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Wednesday Round-Up: The Biggest Strengths and Weaknesses of Each NFC Playoff Team

A daily link round-up of what's "out there" about your Seattle Seahawks


Good afternoon, 12s.

Here's a look at what's "out there" for today - Wednesday, Jan. 6 - about your Seattle Seahawks:

What Are Seattle's Biggest Strengths and Weaknesses?

Heading into the postseason, former NFL defensive back turned media analyst Bucky Brooks took time to break down the strengths and weaknesses of each playoff team.

His assessment of the NFC obviously includes a look at the Seahawks (10-6), who hold the No. 6 and final seed in the conference and will face the NFC North champion and No. 3-seeded Vikings (11-5) in a wild-card matchup this Sunday at Minnesota's TCF Bank Stadium.

Here's what Brooks had to say about Seattle as it readies for its first road playoff game since 2012:

Biggest strengths: For all of the questions regarding the Seahawks' defense in the middle of the season, the unit remains the stingiest in the NFL. The Seahawks not only have the top scoring defense (17.3 points allowed per game), but they have the top run defense (81.5 rushing yards allowed per game) and the second-ranked pass defense (210.2 passing yards allowed per game). While the numbers certainly jump off the stat sheet, it has been the complementary play of the front seven and secondary that makes the Seahawks' defense a destructive force heading into the playoffs. From Michael Bennett, Cliff Avril and Bruce Irvin wreaking havoc off the edges to Bobby Wagner pummeling opponents venturing over the middle to the "Legion of Boom" suffocating pass catchers down the field, the Seahawks trot out a dynamic defense that ranks as the best in the NFL.

Biggest weaknesses: Offensive line coach Tom Cable has worked miracles reshaping the Seahawks' line on the fly, but the unit remains a weakness on a team loaded with all-stars. The front line has struggled creating a consistent push on the ground, and its inconsistent pass protection has forced quarterback Russell Wilson to run around like a madman on the perimeter. Although the unit has shown significant improvement down the stretch, the Seahawks will have to work around the front line's flaws to make a sustained run in the postseason.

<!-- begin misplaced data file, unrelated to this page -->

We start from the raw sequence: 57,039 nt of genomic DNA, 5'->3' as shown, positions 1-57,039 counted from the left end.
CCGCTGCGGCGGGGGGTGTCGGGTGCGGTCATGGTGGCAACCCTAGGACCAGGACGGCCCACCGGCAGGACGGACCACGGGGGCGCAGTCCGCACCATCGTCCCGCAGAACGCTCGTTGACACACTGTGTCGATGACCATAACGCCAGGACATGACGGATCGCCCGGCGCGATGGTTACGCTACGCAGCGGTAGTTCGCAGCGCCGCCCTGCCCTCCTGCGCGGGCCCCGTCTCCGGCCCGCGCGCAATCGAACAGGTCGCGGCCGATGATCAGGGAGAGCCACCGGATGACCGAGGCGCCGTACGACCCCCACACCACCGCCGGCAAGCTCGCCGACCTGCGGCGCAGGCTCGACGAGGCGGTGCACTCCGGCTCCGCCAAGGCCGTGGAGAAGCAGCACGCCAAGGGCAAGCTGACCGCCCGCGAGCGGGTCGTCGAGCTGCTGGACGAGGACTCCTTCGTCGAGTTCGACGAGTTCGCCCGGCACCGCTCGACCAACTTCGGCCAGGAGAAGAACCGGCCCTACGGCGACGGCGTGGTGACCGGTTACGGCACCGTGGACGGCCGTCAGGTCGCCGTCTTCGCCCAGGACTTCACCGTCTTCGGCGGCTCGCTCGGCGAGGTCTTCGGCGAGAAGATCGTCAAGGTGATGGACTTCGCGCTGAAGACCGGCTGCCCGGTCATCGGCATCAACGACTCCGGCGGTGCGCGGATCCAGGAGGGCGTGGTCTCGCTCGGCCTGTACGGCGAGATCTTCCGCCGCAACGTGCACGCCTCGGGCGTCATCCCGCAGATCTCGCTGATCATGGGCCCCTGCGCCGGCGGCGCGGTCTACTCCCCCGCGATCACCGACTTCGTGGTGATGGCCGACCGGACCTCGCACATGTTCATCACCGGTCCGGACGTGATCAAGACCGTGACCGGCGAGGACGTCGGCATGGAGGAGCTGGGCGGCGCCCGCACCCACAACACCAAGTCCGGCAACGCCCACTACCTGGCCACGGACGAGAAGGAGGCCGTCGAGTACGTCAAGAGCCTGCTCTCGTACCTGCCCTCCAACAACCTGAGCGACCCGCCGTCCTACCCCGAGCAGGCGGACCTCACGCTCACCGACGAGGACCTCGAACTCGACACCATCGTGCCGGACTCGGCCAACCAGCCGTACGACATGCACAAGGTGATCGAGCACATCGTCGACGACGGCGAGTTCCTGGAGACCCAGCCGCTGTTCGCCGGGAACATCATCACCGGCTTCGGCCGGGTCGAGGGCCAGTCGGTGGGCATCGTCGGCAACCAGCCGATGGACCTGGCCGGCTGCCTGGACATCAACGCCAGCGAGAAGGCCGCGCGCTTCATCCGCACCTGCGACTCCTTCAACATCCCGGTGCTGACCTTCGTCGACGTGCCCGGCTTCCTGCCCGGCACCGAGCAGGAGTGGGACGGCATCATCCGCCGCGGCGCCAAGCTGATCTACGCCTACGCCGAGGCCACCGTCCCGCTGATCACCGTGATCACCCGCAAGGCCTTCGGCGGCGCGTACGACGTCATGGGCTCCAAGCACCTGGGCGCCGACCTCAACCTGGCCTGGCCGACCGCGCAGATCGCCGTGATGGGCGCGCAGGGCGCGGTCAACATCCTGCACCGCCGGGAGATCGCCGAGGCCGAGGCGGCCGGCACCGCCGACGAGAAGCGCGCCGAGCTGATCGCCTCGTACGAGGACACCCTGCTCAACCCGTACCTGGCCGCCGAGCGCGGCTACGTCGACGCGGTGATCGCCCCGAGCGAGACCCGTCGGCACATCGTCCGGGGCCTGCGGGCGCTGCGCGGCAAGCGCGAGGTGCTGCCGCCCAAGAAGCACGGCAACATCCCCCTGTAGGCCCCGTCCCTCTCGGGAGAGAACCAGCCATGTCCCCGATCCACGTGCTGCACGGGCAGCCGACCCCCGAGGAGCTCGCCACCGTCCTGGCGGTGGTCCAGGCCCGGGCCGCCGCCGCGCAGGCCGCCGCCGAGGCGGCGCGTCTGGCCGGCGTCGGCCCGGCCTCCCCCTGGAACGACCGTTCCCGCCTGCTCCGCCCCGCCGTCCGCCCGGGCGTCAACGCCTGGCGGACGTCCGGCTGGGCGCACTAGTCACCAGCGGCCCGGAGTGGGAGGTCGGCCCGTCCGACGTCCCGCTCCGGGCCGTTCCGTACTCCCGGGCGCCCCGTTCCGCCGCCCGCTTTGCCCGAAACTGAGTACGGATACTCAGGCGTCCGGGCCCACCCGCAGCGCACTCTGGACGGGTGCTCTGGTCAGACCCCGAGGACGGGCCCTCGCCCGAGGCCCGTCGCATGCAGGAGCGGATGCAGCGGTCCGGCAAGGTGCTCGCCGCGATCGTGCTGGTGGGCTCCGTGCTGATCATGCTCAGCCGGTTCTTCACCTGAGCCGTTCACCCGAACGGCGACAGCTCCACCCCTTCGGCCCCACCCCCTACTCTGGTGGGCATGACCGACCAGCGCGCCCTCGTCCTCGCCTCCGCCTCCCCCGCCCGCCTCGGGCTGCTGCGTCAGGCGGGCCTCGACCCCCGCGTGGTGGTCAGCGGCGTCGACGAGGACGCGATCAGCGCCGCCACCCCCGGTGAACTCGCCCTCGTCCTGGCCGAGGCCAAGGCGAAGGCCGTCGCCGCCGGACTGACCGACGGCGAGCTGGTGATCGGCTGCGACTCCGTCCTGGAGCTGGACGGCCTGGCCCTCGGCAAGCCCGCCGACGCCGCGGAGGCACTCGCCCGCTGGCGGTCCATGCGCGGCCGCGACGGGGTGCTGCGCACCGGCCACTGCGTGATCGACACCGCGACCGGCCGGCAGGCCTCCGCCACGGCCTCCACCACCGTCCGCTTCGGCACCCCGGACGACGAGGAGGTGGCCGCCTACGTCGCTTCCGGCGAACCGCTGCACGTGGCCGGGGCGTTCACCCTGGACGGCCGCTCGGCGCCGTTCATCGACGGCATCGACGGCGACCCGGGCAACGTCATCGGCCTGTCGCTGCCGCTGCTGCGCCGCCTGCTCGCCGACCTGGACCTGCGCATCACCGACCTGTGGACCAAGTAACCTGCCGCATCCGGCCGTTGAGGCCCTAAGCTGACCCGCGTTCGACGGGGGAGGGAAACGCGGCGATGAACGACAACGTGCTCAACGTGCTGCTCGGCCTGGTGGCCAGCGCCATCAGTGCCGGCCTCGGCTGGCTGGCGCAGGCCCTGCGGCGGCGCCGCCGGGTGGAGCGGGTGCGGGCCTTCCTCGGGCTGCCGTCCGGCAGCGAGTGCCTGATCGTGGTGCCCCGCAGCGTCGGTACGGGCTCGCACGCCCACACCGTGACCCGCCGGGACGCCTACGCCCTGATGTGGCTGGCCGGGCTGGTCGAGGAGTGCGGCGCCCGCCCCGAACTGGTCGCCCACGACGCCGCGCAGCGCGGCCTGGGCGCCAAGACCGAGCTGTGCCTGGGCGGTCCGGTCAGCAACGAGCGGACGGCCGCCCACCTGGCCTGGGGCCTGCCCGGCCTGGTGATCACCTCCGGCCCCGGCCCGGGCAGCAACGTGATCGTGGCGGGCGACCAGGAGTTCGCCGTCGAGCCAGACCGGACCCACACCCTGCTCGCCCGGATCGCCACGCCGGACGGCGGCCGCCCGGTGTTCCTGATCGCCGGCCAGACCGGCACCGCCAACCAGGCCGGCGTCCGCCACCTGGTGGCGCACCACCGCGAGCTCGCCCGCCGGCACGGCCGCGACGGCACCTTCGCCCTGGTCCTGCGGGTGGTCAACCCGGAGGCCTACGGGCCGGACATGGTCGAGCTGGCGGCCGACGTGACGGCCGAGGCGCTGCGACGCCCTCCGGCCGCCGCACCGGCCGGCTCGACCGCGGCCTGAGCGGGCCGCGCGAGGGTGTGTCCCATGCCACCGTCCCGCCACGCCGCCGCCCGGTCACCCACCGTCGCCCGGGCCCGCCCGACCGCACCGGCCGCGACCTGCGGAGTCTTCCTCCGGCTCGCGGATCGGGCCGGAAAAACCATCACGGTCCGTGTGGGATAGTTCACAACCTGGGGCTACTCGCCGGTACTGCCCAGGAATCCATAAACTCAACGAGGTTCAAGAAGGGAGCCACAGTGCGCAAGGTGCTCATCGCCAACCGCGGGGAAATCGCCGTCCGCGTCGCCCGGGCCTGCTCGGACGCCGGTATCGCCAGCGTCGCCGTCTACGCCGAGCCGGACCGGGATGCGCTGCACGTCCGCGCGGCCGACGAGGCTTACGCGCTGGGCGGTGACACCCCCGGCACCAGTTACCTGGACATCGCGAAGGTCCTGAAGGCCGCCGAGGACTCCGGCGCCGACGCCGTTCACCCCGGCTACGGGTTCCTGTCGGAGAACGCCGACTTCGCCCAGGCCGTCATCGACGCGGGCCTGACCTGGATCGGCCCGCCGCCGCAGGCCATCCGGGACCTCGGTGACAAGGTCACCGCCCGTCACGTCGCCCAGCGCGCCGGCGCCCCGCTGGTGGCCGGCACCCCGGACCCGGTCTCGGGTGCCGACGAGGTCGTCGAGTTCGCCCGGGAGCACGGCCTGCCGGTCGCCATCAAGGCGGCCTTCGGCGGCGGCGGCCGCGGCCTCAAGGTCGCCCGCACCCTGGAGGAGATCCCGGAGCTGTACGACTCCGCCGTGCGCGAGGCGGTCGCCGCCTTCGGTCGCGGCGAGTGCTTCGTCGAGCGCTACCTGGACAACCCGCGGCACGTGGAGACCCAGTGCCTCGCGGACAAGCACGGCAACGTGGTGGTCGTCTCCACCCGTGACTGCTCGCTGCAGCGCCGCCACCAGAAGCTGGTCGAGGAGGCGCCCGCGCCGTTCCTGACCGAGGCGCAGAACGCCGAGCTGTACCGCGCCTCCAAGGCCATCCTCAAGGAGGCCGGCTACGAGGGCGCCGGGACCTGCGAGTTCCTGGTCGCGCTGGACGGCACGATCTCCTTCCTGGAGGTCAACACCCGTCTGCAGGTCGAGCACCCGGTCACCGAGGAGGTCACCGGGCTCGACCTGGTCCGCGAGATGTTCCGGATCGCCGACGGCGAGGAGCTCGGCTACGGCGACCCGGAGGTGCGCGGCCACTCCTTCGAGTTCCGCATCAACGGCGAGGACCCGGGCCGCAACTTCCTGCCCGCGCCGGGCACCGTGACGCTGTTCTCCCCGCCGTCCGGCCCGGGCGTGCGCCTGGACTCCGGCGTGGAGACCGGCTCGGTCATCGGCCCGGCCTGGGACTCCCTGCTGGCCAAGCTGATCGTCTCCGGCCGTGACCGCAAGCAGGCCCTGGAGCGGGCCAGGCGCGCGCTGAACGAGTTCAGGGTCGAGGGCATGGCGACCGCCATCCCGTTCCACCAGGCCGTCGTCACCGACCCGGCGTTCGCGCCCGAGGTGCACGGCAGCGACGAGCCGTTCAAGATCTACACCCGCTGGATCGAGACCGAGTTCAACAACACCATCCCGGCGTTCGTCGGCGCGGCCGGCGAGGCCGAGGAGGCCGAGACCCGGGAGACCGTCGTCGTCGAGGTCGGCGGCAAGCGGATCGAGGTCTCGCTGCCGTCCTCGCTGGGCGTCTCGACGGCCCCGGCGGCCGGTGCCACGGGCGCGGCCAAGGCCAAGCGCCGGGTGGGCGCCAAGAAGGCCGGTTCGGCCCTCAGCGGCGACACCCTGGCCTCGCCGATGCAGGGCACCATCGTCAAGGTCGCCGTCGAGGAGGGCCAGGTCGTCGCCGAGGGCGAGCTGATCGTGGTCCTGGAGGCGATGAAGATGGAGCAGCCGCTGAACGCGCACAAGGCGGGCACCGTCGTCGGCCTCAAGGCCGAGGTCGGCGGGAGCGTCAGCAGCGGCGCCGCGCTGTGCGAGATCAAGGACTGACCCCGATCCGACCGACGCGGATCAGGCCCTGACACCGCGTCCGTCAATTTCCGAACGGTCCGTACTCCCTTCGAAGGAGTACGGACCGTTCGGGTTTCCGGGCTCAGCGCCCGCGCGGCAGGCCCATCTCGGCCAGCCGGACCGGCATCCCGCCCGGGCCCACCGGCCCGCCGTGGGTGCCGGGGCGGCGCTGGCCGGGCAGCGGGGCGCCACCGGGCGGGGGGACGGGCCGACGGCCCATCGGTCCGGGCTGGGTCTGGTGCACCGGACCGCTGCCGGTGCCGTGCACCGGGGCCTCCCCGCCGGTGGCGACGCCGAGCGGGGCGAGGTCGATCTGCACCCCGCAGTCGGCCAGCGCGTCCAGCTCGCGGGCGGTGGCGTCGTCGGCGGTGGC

You can find Brooks' thoughts on the rest of the NFC right here and click here for his thoughts on the AFC playoff picture.

Tweet Of The Day

Today's "Tweet of the Day" comes from Vulcan, Inc., which shares a memorable - and entertaining - moment in Seahawks history on what was #NationalBirdDay in the social-media world.

More From Around The Web

Wideout Tyler Lockett has been named NFC Special Teams Player of Week 17 for what he did in the Seahawks' 36-6 win over the Cardinals.

It's been a busy week around the rest of the NFC West, with the Rams filing for relocation and the 49ers searching for a new head coach while the Cardinals enjoy a first-round playoff bye.

Bob Condotta at the Seattle Times details the relationship between Doug Baldwin and Seahawks Pro Football Hall of Fame receiver Steve Largent. Condotta also previews Sunday's wild-card matchup with Vikings reporter Mark Craig, who covers the team for the Star Tribune in Minnesota.

Matt Calkins at the Seattle Times comments on how Seattle got back to playing "Seahawks football" after a slow start.

Gregg Bell at the Tacoma News Tribune outlines what to know about the Vikings, Seattle's opponent this Sunday.

Brady Henderson at highlights the play of offensive guard Mark Glowinski and tight end Chase Coffman, backups who each saw extended playing time in this past Sunday's win over Arizona while subbing for injured starters.

The Seahawks play their 11th wild-card game in franchise history this Sunday against the Minnesota Vikings. This gallery throws you back to each of the Seahawks' previous 10 wild-card games, including their first-ever playoff game in 1983 facing the Denver Broncos and their most recent in 2012 versus the Washington Redskins. 

D*id I miss anything you think is worthy of inclusion? Let me know on Twitter *

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